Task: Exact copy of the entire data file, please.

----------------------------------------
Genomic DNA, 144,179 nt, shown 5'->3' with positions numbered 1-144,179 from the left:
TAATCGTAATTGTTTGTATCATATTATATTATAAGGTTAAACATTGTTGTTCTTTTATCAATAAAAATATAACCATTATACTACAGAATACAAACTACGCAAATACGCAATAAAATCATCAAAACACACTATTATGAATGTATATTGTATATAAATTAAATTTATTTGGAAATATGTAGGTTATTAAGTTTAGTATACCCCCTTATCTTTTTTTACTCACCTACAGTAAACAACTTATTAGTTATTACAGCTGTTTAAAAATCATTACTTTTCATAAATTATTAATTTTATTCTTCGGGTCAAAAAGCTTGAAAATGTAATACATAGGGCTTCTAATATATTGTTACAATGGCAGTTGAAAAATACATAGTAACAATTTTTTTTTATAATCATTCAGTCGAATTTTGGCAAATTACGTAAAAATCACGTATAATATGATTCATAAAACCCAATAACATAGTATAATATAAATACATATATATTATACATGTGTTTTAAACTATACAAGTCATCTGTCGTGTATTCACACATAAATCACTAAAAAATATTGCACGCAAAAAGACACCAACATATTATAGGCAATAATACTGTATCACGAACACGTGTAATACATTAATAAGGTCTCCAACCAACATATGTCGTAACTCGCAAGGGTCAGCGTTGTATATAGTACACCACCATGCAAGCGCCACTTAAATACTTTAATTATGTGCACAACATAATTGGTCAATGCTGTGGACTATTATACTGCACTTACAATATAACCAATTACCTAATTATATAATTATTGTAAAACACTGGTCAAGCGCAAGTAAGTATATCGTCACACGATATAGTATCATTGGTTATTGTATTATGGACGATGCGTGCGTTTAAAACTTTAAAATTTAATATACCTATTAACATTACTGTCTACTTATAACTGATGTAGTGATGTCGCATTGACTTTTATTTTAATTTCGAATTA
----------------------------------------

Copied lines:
Genomic DNA, 144,179 nt, shown 5'->3' with positions numbered 1-144,179 from the left:
TAATCGTAATTGTTTGTATCATATTATATTATAAGGTTAAACATTGTTGTTCTTTTATCAATAAAAATATAACCATTATACTACAGAATACAAACTACGCAAATACGCAATAAAATCATCAAAACACACTATTATGAATGTATATTGTATATAAATTAAATTTATTTGGAAATATGTAGGTTATTAAGTTTAGTATACCCCCTTATCTTTTTTTACTCACCTACAGTAAACAACTTATTAGTTATTACAGCTGTTTAAAAATCATTACTTTTCATAAATTATTAATTTTATTCTTCGGGTCAAAAAGCTTGAAAATGTAATACATAGGGCTTCTAATATATTGTTACAATGGCAGTTGAAAAATACATAGTAACAATTTTTTTTTATAATCATTCAGTCGAATTTTGGCAAATTACGTAAAAATCACGTATAATATGATTCATAAAACCCAATAACATAGTATAATATAAATACATATATATTATACATGTGTTTTAAACTATACAAGTCATCTGTCGTGTATTCACACATAAATCACTAAAAAATATTGCACGCAAAAAGACACCAACATATTATAGGCAATAATACTGTATCACGAACACGTGTAATACATTAATAAGGTCTCCAACCAACATATGTCGTAACTCGCAAGGGTCAGCGTTGTATATAGTACACCACCATGCAAGCGCCACTTAAATACTTTAATTATGTGCACAACATAATTGGTCAATGCTGTGGACTATTATACTGCACTTACAATATAACCAATTACCTAATTATATAATTATTGTAAAACACTGGTCAAGCGCAAGTAAGTATATCGTCACACGATATAGTATCATTGGTTATTGTATTATGGACGATGCGTGCGTTTAAAACTTTAAAATTTAATATACCTATTAACATTACTGTCTACTTATAACTGATGTAGTGATGTCGCATTGACTTTTATTTTAATTTCGAATTA